Specialty pharmaceutical companies exhibited similarities to Big Pharma, with respect to where this customer base expects to spend its outsourcing funds. As with Big Pharma, projected spending dropped for se-veral services that had an overall increase in forecast market size, such as pharmaceutical analysis, bioanalysis, and logistics and distribution. Unlike Big Pharma, however, specialty pharmaceutical companies showed an increase in planned spending for high-potency compounds, while drug delivery and clinical research received consistent fund allocation during the three quarters analyzed. In the service sectors where the forecast market size remained consistent, specialty pharmaceutical respondents indicated that spending on cytotoxic projects would rise. The increase in outsourcing spending for high-potency compounds and cytotoxic projects indicates specialty pharmaceutical companies' current focus on oncology. Decreases in other sectors reflect the same budget cuts currently affecting Big Pharma.
Respondents who classified their company as an emerging, niche, or startup pharmaceutical business showed the greatest potential for increasing their spending on specific services. As the year progressed, respondents indicated an increased need to outsource logistics and distribution, regulatory support, consulting, manufacturing, process optimization, and packaging. Other services covered in the survey received consistent allocation of funds from this respondent group, with the one exception being a diminishing need to outsource cytotoxic projects. The businesses that make up this customer base depend heavily on investment dollars to keep their company operating, yet they are also the best target for small-molecule CROs and CMOs looking to maintain or replenish their project pipeline.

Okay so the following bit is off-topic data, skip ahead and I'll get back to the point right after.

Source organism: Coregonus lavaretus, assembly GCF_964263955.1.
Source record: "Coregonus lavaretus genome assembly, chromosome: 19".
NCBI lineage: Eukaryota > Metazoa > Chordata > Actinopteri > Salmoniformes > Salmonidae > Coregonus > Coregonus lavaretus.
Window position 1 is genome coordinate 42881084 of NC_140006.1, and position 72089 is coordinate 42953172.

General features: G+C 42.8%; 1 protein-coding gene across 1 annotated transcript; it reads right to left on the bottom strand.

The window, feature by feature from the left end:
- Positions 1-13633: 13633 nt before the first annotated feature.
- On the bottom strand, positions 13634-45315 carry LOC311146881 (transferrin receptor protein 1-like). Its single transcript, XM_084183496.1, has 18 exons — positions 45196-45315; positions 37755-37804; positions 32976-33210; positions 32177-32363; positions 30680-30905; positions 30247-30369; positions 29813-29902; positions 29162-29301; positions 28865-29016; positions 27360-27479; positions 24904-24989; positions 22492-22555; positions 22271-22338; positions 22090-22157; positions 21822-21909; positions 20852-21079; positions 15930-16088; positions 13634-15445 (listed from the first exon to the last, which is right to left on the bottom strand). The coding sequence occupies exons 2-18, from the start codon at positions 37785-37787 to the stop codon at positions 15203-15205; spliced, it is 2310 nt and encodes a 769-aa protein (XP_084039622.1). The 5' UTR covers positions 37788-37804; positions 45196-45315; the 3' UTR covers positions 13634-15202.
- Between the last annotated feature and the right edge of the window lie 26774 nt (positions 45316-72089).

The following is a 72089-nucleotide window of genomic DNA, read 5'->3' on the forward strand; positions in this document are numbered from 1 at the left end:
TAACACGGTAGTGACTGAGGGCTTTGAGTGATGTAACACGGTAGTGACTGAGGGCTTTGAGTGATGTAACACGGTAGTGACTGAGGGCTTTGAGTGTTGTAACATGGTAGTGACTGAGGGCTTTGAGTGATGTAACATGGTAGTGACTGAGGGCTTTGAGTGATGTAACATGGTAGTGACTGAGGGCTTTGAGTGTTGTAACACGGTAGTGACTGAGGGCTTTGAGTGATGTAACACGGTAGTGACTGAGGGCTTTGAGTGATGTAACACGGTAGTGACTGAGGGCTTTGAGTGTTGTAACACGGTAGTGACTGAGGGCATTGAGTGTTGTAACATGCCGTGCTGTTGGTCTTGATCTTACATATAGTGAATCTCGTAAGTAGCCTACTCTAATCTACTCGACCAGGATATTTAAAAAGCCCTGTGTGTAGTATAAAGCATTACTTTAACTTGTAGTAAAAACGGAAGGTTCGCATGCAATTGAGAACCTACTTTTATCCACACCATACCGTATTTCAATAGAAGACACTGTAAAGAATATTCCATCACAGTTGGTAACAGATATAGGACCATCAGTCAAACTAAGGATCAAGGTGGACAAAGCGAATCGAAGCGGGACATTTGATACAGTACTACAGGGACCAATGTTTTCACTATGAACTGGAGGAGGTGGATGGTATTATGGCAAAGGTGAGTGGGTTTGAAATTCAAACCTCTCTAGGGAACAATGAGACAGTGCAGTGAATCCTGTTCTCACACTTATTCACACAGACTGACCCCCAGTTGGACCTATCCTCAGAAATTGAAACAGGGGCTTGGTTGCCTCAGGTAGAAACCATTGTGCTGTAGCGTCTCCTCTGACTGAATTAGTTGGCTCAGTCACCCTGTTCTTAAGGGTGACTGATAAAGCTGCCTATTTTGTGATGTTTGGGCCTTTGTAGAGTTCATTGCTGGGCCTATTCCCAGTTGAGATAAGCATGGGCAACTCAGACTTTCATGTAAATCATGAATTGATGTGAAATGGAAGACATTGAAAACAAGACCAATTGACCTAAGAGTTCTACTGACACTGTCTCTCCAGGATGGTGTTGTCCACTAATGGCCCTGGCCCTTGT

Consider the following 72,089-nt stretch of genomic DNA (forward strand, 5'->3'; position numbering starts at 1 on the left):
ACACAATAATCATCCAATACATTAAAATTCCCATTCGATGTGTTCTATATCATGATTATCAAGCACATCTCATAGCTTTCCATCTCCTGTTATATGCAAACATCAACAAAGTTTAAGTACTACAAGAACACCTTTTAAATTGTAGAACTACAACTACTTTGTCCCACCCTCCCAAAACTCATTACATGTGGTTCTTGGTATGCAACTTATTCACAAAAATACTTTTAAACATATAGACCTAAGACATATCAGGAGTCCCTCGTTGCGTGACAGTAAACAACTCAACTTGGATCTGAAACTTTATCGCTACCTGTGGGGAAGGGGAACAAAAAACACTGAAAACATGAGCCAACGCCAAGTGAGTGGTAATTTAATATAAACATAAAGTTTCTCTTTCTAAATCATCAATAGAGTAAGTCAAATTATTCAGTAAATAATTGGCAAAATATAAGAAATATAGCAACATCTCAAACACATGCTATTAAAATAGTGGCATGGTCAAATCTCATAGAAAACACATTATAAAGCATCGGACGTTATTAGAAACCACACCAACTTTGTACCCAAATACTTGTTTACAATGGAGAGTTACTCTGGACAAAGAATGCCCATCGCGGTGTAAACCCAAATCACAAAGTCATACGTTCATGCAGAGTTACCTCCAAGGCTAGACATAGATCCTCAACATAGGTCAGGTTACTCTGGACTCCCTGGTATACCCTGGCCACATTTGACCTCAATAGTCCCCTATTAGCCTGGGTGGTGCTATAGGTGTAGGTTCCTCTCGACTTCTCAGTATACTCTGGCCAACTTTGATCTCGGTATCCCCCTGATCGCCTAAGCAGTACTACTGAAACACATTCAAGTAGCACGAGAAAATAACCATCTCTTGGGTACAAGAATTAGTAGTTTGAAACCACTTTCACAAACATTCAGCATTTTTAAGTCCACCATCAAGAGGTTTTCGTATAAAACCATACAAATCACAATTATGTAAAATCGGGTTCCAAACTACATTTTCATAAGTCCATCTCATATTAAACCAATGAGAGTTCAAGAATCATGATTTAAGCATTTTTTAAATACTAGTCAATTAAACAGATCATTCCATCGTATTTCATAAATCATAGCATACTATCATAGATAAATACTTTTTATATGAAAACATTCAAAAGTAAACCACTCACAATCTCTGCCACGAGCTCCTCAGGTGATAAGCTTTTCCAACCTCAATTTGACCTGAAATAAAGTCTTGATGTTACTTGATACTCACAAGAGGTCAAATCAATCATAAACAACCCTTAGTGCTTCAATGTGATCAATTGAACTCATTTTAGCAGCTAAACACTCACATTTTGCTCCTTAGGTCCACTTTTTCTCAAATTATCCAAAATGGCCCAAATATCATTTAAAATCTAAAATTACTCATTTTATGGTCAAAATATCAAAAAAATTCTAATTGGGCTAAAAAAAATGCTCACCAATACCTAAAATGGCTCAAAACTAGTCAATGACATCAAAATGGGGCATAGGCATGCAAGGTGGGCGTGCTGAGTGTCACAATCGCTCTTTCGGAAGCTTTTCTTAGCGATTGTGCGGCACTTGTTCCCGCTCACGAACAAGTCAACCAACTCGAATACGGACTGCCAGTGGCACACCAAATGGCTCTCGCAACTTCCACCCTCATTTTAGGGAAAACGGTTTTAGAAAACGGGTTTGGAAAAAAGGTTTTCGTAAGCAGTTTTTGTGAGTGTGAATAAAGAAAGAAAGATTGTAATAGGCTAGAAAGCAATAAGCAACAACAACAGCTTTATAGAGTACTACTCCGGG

While the three pharmaceutical customer bases' outsourcing funds have been constrained during the past year, it has been an exciting time for biotechnology companies, as pharmaceutical companies have turned to biopartnering to rejuvenate their prospective pipelines. Accordingly, respondents who work for biotech companies indicated an increase in outsourcing spending for pharmaceutical analytical testing, bioanalytical testing, clinical research, high-potency compounds, chemical synthesis, custom manufacturing, regulatory support, cytotoxic projects, stability, storage, testing, sterile compound research and development, product characterization, process optimization and formulation, and preformulation. Spending for drug-delivery systems, logistics and distribution, consulting, fill–finish, toxicology, and packaging remained consistent during the first three quarters of 2011. The only service sector for which the biotech customer base's projected spending decreased was lyophilization, which dropped modestly from the first quarter to the third after peaking in the second.
Emerging biotech showed much of the same outsourcing behavior as Big Biotech, with an increase in outsourcing bioanalytical testing, custom manufacturing, chemical synthesis, sterile compounds, product characterization, lyophilization, and cytotoxic projects. This customer base represents a small segment of the market, yet its consistent and increasing need for outsourcing partners makes it a good customer base to target for new projects. This conclusion is particularly true given that survey respondents from emerging biotech businesses indicated that their companies would outsource an average of five services in 2011.